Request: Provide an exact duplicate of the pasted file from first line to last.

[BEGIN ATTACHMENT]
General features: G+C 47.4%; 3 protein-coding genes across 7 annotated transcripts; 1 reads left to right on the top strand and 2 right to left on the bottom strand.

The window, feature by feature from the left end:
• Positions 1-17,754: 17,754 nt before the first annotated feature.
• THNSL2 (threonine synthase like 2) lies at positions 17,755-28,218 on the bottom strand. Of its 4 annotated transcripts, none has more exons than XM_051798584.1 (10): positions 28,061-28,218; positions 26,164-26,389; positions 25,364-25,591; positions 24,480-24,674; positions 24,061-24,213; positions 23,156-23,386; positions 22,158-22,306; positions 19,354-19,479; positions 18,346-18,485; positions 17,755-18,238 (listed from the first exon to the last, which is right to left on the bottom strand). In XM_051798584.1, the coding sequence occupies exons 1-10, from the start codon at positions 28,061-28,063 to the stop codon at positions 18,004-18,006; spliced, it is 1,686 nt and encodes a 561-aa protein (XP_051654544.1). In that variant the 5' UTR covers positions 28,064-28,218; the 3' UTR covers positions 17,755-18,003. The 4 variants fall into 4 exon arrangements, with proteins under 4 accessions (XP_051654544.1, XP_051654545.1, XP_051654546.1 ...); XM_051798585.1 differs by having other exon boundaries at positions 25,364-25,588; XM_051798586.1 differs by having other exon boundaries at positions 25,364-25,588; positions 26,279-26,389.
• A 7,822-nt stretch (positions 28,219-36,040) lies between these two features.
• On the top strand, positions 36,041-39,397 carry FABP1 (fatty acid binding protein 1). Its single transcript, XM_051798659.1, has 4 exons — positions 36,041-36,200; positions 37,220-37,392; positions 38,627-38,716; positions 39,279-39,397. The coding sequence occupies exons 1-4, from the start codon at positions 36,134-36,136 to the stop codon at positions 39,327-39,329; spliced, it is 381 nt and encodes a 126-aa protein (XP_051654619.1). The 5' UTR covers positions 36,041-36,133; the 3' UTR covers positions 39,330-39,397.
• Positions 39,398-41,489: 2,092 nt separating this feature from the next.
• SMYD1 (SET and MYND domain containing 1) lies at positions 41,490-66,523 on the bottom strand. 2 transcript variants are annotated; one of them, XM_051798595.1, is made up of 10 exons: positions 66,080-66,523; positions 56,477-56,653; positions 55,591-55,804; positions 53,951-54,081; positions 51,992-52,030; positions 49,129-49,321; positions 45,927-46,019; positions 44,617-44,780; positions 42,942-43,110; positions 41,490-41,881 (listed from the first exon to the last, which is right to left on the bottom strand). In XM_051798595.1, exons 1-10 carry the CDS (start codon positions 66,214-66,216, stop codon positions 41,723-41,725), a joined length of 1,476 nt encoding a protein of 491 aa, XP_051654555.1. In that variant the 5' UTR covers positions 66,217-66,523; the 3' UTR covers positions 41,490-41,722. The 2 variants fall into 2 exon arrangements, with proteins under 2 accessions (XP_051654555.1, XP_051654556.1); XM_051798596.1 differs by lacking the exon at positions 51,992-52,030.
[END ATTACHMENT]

General features: G+C 47.4%; 3 protein-coding genes across 7 annotated transcripts; 1 reads left to right on the top strand and 2 right to left on the bottom strand.

The window, feature by feature from the left end:
• Positions 1-17,754: 17,754 nt before the first annotated feature.
• THNSL2 (threonine synthase like 2) lies at positions 17,755-28,218 on the bottom strand. Of its 4 annotated transcripts, none has more exons than XM_051798584.1 (10): positions 28,061-28,218; positions 26,164-26,389; positions 25,364-25,591; positions 24,480-24,674; positions 24,061-24,213; positions 23,156-23,386; positions 22,158-22,306; positions 19,354-19,479; positions 18,346-18,485; positions 17,755-18,238 (listed from the first exon to the last, which is right to left on the bottom strand). In XM_051798584.1, the coding sequence occupies exons 1-10, from the start codon at positions 28,061-28,063 to the stop codon at positions 18,004-18,006; spliced, it is 1,686 nt and encodes a 561-aa protein (XP_051654544.1). In that variant the 5' UTR covers positions 28,064-28,218; the 3' UTR covers positions 17,755-18,003. The 4 variants fall into 4 exon arrangements, with proteins under 4 accessions (XP_051654544.1, XP_051654545.1, XP_051654546.1 ...); XM_051798585.1 differs by having other exon boundaries at positions 25,364-25,588; XM_051798586.1 differs by having other exon boundaries at positions 25,364-25,588; positions 26,279-26,389.
• A 7,822-nt stretch (positions 28,219-36,040) lies between these two features.
• On the top strand, positions 36,041-39,397 carry FABP1 (fatty acid binding protein 1). Its single transcript, XM_051798659.1, has 4 exons — positions 36,041-36,200; positions 37,220-37,392; positions 38,627-38,716; positions 39,279-39,397. The coding sequence occupies exons 1-4, from the start codon at positions 36,134-36,136 to the stop codon at positions 39,327-39,329; spliced, it is 381 nt and encodes a 126-aa protein (XP_051654619.1). The 5' UTR covers positions 36,041-36,133; the 3' UTR covers positions 39,330-39,397.
• Positions 39,398-41,489: 2,092 nt separating this feature from the next.
• SMYD1 (SET and MYND domain containing 1) lies at positions 41,490-66,523 on the bottom strand. 2 transcript variants are annotated; one of them, XM_051798595.1, is made up of 10 exons: positions 66,080-66,523; positions 56,477-56,653; positions 55,591-55,804; positions 53,951-54,081; positions 51,992-52,030; positions 49,129-49,321; positions 45,927-46,019; positions 44,617-44,780; positions 42,942-43,110; positions 41,490-41,881 (listed from the first exon to the last, which is right to left on the bottom strand). In XM_051798595.1, exons 1-10 carry the CDS (start codon positions 66,214-66,216, stop codon positions 41,723-41,725), a joined length of 1,476 nt encoding a protein of 491 aa, XP_051654555.1. In that variant the 5' UTR covers positions 66,217-66,523; the 3' UTR covers positions 41,490-41,722. The 2 variants fall into 2 exon arrangements, with proteins under 2 accessions (XP_051654555.1, XP_051654556.1); XM_051798596.1 differs by lacking the exon at positions 51,992-52,030.